See Figure 1
In addition to the intake valve and the exhaust valve, a jet valve has been added to draw air (super lean mixture or air) into the combustion chamber. The jet valve assembly consists of a valve, body and spring which are all screwed into the jet assembly and pressed into the cylinder head with the jet opening directed towards the spark plug. The jet valve draws its air from a passage in the carburetor, intake manifold and cylinder head. The air flows through the intake openings near the primary throttle valve of the carburetor and into the intake manifold and cylinder head, it then flows through the jet valve opening and into the combustion chamber. The jet valve is operated by the same cam as the intake valve and is attached by a common rocker arm so the jet valve and intake valve open and close at the same time.
On the intake stroke, the air/fuel mixture flows through the intake valve port and into the combustion chamber. At the same time, jet air is forced into the combustion chamber as the piston moves down. The jet air running out of the jet opening scavenges the residual gasses around the spark plug and creates a good secondary ignition condition. This also produces a strong air flow in the combustion chamber which continues throughout the compression stroke and improves the flame spread after ignition thus assuring a high combustion efficiency. The jet air flow dwindles with the increase of the throttle valve opening but the intensified inflow of normal intake air mixture can properly promote combustion.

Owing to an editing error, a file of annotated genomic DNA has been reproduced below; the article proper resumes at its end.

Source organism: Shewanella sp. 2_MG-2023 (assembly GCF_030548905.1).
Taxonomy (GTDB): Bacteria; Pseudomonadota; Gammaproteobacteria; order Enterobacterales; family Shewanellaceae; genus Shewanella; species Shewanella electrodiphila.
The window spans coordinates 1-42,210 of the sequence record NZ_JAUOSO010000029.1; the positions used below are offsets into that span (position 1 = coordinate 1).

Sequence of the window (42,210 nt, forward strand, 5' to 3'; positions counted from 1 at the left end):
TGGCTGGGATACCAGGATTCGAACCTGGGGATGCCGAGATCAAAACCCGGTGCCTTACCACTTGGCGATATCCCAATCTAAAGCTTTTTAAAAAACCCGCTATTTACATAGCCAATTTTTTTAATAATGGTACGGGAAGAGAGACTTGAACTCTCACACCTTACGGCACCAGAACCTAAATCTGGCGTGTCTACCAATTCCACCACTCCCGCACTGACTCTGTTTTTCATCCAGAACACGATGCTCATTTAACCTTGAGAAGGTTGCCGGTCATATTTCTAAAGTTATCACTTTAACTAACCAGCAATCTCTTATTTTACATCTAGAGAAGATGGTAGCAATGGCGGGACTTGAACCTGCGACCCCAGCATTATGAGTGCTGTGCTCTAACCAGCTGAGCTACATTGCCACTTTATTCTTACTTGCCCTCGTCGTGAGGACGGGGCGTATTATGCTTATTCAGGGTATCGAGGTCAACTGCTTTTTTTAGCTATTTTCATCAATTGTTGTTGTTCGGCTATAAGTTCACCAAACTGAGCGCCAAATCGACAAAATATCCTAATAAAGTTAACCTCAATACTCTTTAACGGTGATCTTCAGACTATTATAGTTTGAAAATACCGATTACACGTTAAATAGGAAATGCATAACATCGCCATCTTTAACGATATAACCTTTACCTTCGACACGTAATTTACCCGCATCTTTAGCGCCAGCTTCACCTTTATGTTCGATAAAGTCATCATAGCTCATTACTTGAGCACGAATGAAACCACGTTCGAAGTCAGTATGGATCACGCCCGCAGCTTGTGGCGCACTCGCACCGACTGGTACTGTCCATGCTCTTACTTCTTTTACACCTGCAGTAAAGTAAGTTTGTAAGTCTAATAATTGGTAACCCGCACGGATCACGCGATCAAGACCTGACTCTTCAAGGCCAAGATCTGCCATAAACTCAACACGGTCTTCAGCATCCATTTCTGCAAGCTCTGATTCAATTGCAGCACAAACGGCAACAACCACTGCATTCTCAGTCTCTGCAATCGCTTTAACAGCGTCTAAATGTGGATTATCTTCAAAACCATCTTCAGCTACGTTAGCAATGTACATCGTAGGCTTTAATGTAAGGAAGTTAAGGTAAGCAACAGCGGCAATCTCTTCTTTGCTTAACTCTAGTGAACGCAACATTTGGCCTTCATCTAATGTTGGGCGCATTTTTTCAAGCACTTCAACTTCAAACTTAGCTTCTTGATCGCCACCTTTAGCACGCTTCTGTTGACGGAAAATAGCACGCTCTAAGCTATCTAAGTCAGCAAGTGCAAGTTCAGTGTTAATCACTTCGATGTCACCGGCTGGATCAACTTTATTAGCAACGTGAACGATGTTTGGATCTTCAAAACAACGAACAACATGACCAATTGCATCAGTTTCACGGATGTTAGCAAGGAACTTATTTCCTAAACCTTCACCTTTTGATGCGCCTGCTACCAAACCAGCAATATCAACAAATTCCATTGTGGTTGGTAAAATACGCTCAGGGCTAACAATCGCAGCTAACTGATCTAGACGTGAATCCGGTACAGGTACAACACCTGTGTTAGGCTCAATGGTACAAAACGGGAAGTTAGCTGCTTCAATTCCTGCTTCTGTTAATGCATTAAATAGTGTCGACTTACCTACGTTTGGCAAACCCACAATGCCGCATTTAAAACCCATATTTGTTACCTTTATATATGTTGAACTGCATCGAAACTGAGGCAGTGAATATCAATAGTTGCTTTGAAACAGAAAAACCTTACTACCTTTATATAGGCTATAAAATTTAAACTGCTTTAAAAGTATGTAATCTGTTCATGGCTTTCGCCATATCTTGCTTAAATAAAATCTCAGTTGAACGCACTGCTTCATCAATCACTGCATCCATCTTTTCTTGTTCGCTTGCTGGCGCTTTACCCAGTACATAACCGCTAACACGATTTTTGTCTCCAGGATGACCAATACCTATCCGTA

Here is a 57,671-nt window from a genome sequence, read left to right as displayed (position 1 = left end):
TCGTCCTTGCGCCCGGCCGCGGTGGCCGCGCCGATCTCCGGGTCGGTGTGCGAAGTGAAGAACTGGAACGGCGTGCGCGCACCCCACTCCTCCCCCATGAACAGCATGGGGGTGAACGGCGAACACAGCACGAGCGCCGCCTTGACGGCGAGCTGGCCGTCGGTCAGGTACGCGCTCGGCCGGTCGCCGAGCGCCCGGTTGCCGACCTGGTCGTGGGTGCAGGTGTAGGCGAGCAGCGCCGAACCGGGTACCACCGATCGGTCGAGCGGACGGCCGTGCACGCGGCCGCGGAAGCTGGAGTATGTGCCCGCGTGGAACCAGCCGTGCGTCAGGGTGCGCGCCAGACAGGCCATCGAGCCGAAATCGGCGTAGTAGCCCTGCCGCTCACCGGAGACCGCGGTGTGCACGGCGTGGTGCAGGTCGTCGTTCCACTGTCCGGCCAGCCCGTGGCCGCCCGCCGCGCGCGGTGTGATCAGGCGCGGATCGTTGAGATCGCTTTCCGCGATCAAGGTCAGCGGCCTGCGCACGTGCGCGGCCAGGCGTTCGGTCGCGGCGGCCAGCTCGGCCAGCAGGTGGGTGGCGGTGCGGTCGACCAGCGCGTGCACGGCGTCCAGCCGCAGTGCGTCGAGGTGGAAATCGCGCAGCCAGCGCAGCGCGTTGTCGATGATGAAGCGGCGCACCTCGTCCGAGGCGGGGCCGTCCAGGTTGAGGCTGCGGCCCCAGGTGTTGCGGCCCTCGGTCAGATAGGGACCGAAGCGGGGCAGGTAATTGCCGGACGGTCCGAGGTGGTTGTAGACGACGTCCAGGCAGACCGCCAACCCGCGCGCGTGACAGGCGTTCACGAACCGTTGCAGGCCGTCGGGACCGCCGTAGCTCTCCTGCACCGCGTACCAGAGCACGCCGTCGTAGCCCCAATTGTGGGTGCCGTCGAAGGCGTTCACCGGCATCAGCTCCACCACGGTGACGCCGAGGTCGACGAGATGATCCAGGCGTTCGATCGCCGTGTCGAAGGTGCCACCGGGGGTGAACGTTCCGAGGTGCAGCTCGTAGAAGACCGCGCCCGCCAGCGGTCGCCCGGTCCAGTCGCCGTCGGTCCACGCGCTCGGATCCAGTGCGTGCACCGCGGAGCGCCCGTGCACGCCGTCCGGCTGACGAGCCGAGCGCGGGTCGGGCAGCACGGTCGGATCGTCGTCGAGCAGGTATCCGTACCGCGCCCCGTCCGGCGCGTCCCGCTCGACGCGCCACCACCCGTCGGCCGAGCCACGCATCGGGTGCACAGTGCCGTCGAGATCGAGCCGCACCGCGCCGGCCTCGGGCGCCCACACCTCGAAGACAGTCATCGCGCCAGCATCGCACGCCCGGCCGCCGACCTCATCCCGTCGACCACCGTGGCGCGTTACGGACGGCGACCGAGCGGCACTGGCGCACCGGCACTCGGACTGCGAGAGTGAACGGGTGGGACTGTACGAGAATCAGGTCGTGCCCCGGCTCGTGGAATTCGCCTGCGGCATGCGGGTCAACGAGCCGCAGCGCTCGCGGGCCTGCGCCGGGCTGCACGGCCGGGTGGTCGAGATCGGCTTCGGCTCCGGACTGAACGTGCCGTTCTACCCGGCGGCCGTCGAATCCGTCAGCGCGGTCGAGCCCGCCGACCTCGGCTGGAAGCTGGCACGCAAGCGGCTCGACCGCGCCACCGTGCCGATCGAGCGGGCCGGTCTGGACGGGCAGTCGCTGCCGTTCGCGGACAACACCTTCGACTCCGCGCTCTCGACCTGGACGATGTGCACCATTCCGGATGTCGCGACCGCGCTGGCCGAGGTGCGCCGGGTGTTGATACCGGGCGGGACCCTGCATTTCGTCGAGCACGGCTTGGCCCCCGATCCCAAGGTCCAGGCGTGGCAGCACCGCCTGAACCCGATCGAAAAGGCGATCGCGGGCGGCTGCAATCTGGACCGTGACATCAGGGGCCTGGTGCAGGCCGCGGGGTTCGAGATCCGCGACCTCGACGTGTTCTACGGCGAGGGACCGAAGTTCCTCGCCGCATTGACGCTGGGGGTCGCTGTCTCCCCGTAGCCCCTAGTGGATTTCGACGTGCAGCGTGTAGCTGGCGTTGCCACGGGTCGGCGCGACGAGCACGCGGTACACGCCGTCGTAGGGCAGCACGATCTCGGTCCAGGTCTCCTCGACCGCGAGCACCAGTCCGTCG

An incorrect jet valve clearance would affect the emission levels and could also cause engine malfunction. Adjust the jet valve clearance before adjusting the intake valve clearance. Furthermore, the cylinder head bolts should be tightened before making this adjustment. The jet valve clearance should be adjusted with the adjusting screw on the intake valve side fully loosened.